Dear Michelle,

    Your blog brings me back to my own favorite childhood desserts by utilizing a large amount of imagery. In addition, the imagery you use is enlaced with other figurative language, such as alliteration. This creates a calming voice; one that takes me to one of your Thanksgiving dinners. Something that I noticed in your essay, is that you use the word rather quite often. For some reason, I feel like there was another word that you used often. I also found that at points your sentence fluency become redundant, but it was not a huge issue. I feel like your theme transferred extremely well It was neither obvious nor non-existent. I really enjoy your essay and think it’s going to be great!

    Carrie Scherder Block 3

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  2. on December 14, 2011 at 9:37 pmcberardo Said:

    I love pie, too! And this blog definitely reminds me of how good it is. The way you described past memories was great. Just watch out for some grammatical errors in some places. Also some sentence fluency here and there… but awesome overall! -Christian 3

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  3. on December 15, 2011 at 2:55 pmRyan_3 Said:

    Michelle,
    You have probably the most solid essay out of the five I’ve read this week. You’re descriptions of the delicious food make my mouth water and my stomach growl. You combine great imagery with stories of your own upbringing, which makes your essay very relate-able and fun to read. My only suggestion would be to look at sentence fluency. There’s not a lot of variation between the lengths of your sentences and although it doesn’t take away from your essay, it doesn’t give it that certain unique voice. Other than that, good theme that’s easy to spot and i cant wait to read the finished product.
    Ryan_3

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  4. on December 15, 2011 at 5:33 pmKatie 3 Said:

    I wanted to say that I think you do a really great job of using imagery and narration in your piece. Really great imagery I think is when someone describes something that’s really true but that one doesn’t always immediately think about it and I think you do a really neat job of that in your blog. I think you have really great voice and I think you just might want to do more to establish your theme as you finish your piece. I’m not sure, but I think you tried to establish it kind of bluntly in the beginning and then you just went on to continue your story. I’m not saying you can’t tell your story or anything, but I think since you might want to establish some kind of purpose in each paragraph, but do it subtly though. Anyway I think you have a really great start here and it looks like you’re going to have a really great overall blog.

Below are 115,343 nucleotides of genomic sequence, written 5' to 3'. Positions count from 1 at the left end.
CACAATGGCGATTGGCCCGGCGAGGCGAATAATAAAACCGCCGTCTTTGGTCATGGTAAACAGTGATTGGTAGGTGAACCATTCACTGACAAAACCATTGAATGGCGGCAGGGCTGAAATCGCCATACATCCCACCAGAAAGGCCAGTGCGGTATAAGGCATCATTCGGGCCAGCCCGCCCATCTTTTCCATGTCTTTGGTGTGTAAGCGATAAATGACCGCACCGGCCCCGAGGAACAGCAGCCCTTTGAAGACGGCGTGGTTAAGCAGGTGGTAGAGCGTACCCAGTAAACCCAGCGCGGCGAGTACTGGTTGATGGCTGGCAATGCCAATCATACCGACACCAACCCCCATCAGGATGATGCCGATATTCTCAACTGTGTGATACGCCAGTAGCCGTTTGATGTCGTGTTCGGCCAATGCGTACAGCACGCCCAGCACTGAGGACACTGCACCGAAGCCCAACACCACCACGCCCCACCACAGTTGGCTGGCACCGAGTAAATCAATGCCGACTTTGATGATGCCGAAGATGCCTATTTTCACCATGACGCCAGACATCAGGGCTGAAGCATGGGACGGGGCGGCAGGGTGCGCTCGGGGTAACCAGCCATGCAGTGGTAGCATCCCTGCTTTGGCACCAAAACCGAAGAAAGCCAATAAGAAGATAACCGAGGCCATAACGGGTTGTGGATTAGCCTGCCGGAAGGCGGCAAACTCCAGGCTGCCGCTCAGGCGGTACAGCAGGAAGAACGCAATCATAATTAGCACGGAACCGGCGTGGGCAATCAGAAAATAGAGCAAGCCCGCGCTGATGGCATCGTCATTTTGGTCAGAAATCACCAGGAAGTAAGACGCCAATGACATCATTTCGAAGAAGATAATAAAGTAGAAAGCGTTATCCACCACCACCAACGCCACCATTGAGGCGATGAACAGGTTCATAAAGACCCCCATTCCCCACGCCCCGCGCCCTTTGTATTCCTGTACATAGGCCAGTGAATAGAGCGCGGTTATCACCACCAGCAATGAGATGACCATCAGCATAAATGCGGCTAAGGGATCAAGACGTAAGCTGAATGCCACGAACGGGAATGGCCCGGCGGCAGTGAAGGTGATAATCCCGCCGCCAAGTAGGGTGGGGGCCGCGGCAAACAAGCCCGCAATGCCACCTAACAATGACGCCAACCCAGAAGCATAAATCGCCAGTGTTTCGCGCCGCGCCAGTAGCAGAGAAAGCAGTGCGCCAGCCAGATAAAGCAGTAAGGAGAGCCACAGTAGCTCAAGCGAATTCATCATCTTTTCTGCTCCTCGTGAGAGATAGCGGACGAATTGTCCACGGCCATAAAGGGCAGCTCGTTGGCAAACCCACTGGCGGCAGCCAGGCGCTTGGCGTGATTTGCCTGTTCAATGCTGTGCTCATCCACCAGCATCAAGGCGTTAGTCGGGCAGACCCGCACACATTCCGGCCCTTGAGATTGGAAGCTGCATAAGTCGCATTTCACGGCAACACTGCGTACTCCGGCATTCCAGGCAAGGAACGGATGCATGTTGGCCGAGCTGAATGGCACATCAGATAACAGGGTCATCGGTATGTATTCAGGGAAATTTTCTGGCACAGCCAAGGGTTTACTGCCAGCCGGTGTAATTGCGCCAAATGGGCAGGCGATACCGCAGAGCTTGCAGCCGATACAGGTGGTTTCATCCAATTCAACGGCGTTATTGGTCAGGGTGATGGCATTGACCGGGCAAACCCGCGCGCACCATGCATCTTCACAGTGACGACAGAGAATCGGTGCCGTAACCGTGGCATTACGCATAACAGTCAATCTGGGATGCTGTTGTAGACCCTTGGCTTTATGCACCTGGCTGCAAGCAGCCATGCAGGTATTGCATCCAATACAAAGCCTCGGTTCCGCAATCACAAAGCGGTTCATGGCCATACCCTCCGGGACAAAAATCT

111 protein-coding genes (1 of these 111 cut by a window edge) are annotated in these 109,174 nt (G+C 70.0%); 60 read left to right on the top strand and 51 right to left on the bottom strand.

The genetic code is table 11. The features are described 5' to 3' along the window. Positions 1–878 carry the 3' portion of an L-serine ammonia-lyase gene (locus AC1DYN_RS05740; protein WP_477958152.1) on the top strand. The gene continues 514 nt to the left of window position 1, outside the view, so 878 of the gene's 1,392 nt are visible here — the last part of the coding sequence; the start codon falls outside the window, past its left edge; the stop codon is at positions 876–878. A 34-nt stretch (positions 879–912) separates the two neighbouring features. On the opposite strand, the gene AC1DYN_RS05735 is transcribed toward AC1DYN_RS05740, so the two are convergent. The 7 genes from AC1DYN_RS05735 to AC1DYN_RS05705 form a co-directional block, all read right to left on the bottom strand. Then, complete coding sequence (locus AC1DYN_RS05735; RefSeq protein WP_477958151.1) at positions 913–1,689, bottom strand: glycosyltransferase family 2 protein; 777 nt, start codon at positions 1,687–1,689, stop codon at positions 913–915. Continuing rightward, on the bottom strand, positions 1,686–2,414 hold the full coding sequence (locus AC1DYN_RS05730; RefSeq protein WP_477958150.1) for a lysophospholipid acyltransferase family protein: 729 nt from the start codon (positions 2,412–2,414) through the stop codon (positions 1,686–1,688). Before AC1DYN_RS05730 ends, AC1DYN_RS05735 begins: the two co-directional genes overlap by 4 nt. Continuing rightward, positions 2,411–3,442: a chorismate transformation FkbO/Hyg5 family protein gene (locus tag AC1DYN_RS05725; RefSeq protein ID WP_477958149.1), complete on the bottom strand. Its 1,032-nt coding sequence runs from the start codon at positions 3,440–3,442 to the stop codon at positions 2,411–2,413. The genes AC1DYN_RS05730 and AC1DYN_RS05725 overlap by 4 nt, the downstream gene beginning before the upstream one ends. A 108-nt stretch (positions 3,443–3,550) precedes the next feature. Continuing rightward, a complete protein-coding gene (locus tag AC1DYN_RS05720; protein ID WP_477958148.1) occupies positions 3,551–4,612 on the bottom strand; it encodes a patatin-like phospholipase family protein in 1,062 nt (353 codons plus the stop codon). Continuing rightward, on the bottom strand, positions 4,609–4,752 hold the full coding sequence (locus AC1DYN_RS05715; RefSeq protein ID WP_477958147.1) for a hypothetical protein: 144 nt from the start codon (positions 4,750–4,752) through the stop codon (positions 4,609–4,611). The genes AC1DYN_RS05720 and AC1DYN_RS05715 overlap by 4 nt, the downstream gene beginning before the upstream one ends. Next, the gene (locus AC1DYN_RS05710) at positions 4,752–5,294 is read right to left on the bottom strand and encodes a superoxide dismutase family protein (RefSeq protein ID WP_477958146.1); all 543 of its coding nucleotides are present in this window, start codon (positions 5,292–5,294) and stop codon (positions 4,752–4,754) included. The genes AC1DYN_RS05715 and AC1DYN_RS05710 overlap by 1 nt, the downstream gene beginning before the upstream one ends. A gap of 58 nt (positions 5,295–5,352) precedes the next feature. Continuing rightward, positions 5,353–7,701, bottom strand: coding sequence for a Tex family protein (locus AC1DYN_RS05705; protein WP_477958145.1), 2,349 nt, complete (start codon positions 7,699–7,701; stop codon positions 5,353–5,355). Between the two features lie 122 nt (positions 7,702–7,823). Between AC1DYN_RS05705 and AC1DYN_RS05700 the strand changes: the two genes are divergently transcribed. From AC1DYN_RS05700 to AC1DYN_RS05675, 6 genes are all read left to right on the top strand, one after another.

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  5. on December 16, 2011 at 4:45 amFrankie Said:

    Michele you did such a great job with this. your description was great. especially with how you described the pie. It made me want to bake an entire blueberry pie and eat the entire thing by myself and not share it with anyone. This essay was really good, the only thing I can find wrong were some punctuation and grammatical errors. I really like the sense of nostalgia in the essay where you talk about remembering the smells and tastes of certain foods from your childhood. It brought me back to some of the foods that i remember i used to really enjoy when I was younger. Good job!